It is for these families that Labour has made eliminating child poverty our number one social policy priority. When it comes to avoidable hospital admissions (for issues like skin infections and respiratory illness) the National government has removed reducing them as a priority health target. This is wrong. They have increased by 5,000 between 2007 and 2010. The reason targeting these admissions is important is not only are they a proxy for how many children are in poverty, they are also an indication of lack of access to primary care as these infections should never get to hospital admission status.

Labour will restore the reduction of avoidable hospital admissions as a priority target. We will also make child health a priority by

  • enrolling all children with a Well Child provider before birth so that we have continuity of care for all babies
  • 24/7 free primary care for all under sixes (and we are funding this, unlike National)
  • enhanced B4School Checks and a mop up service at school for those who don’t get them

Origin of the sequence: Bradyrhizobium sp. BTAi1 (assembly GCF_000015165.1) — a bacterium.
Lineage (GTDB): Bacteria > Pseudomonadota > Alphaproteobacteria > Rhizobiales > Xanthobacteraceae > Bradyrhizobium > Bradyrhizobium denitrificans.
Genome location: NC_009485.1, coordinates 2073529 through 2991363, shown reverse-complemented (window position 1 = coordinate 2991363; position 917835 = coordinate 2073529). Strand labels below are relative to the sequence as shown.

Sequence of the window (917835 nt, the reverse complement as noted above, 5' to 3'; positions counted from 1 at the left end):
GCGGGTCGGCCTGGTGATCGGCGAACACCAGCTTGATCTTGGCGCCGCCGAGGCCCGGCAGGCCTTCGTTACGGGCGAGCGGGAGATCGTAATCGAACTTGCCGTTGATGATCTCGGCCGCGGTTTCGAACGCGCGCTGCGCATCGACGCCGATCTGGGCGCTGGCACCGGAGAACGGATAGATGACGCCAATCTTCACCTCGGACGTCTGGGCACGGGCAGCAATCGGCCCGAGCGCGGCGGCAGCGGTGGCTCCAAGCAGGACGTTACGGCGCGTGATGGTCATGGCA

• requiring District Health Boards to adopt child health implementation plans with nationally agreed measurable outcomes and targets that are monitored by the Ministry of Health.
  • developing systems during pregnancy to identify children who are vulnerable, and then ensure that the relevant levels of support are in place to support and optimise parenting.
  • strengthening the Health in Schools Programme, including social workers, starting with low decile schools, with the aim of expanding the programme to higher decile schools as resources allow.
  • 10 year plan to improve access and affordability of dental care, starting with a package of free dental services for pregnant women.

And the rest of the Childrens Policy agenda that we have released. You can find all the details here.

This is an issue that it is already past time to take decisive action. National do not seem prepared to do it, Labour is.

The cost of doing nothing

Posted by on November 8th, 2011

Labour’s Childrens policy is, in my humble and unbiased opinion, an example of the kind of policy proposal that parties should make at election time. Setting a clear goal, and outlining a path to get there. Improving the well-being of our children is a moral and ethical issue more than a policy one as Annette King has said, but we still need a clear pathway to get there. We have provided that. Its rolled out over a period of time because that is the responsible thing to do.